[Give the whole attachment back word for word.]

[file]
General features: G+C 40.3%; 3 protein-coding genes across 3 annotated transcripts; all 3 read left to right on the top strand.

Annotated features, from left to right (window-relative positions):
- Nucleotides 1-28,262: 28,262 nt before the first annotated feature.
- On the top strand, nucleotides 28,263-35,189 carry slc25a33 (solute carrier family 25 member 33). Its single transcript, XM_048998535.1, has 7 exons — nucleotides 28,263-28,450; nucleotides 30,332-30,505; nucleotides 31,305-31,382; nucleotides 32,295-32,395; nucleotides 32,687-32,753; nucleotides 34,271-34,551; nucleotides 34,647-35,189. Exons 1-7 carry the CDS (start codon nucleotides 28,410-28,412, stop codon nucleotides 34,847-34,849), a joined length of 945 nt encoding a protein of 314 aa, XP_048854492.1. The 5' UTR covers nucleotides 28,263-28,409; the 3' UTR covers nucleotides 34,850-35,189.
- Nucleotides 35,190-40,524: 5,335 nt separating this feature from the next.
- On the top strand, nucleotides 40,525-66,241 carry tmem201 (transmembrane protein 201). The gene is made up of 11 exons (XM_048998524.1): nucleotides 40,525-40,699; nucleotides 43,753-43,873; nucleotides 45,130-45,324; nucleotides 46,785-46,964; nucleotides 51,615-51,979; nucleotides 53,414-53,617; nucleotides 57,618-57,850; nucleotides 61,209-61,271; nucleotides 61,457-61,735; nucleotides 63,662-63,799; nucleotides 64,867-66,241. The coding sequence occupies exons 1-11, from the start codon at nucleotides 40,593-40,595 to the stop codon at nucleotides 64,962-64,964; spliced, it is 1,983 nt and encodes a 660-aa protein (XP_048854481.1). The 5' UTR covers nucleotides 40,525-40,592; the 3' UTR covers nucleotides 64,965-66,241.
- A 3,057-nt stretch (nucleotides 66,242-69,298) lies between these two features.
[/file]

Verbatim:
General features: G+C 40.3%; 3 protein-coding genes across 3 annotated transcripts; all 3 read left to right on the top strand.

Annotated features, from left to right (window-relative positions):
- Nucleotides 1-28,262: 28,262 nt before the first annotated feature.
- On the top strand, nucleotides 28,263-35,189 carry slc25a33 (solute carrier family 25 member 33). Its single transcript, XM_048998535.1, has 7 exons — nucleotides 28,263-28,450; nucleotides 30,332-30,505; nucleotides 31,305-31,382; nucleotides 32,295-32,395; nucleotides 32,687-32,753; nucleotides 34,271-34,551; nucleotides 34,647-35,189. Exons 1-7 carry the CDS (start codon nucleotides 28,410-28,412, stop codon nucleotides 34,847-34,849), a joined length of 945 nt encoding a protein of 314 aa, XP_048854492.1. The 5' UTR covers nucleotides 28,263-28,409; the 3' UTR covers nucleotides 34,850-35,189.
- Nucleotides 35,190-40,524: 5,335 nt separating this feature from the next.
- On the top strand, nucleotides 40,525-66,241 carry tmem201 (transmembrane protein 201). The gene is made up of 11 exons (XM_048998524.1): nucleotides 40,525-40,699; nucleotides 43,753-43,873; nucleotides 45,130-45,324; nucleotides 46,785-46,964; nucleotides 51,615-51,979; nucleotides 53,414-53,617; nucleotides 57,618-57,850; nucleotides 61,209-61,271; nucleotides 61,457-61,735; nucleotides 63,662-63,799; nucleotides 64,867-66,241. The coding sequence occupies exons 1-11, from the start codon at nucleotides 40,593-40,595 to the stop codon at nucleotides 64,962-64,964; spliced, it is 1,983 nt and encodes a 660-aa protein (XP_048854481.1). The 5' UTR covers nucleotides 40,525-40,592; the 3' UTR covers nucleotides 64,965-66,241.
- A 3,057-nt stretch (nucleotides 66,242-69,298) lies between these two features.